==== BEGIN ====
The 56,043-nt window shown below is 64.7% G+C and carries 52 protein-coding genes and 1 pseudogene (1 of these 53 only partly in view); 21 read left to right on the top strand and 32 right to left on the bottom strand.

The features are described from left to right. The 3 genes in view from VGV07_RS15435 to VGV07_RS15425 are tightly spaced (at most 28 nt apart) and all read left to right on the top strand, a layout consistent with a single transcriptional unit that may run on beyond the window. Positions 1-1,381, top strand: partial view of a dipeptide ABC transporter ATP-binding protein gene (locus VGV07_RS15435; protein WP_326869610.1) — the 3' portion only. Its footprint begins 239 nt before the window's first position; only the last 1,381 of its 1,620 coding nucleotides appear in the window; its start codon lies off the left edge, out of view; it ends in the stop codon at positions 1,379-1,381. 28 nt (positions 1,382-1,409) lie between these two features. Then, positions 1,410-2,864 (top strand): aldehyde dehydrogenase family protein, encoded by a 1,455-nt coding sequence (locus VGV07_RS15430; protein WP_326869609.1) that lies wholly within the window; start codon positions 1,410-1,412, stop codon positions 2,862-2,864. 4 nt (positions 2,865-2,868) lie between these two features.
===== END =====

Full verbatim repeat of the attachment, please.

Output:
The 56,043-nt window shown below is 64.7% G+C and carries 52 protein-coding genes and 1 pseudogene (1 of these 53 only partly in view); 21 read left to right on the top strand and 32 right to left on the bottom strand.

The features are described from left to right. The 3 genes in view from VGV07_RS15435 to VGV07_RS15425 are tightly spaced (at most 28 nt apart) and all read left to right on the top strand, a layout consistent with a single transcriptional unit that may run on beyond the window. Positions 1-1,381, top strand: partial view of a dipeptide ABC transporter ATP-binding protein gene (locus VGV07_RS15435; protein WP_326869610.1) — the 3' portion only. Its footprint begins 239 nt before the window's first position; only the last 1,381 of its 1,620 coding nucleotides appear in the window; its start codon lies off the left edge, out of view; it ends in the stop codon at positions 1,379-1,381. 28 nt (positions 1,382-1,409) lie between these two features. Then, positions 1,410-2,864 (top strand): aldehyde dehydrogenase family protein, encoded by a 1,455-nt coding sequence (locus VGV07_RS15430; protein WP_326869609.1) that lies wholly within the window; start codon positions 1,410-1,412, stop codon positions 2,862-2,864. 4 nt (positions 2,865-2,868) lie between these two features.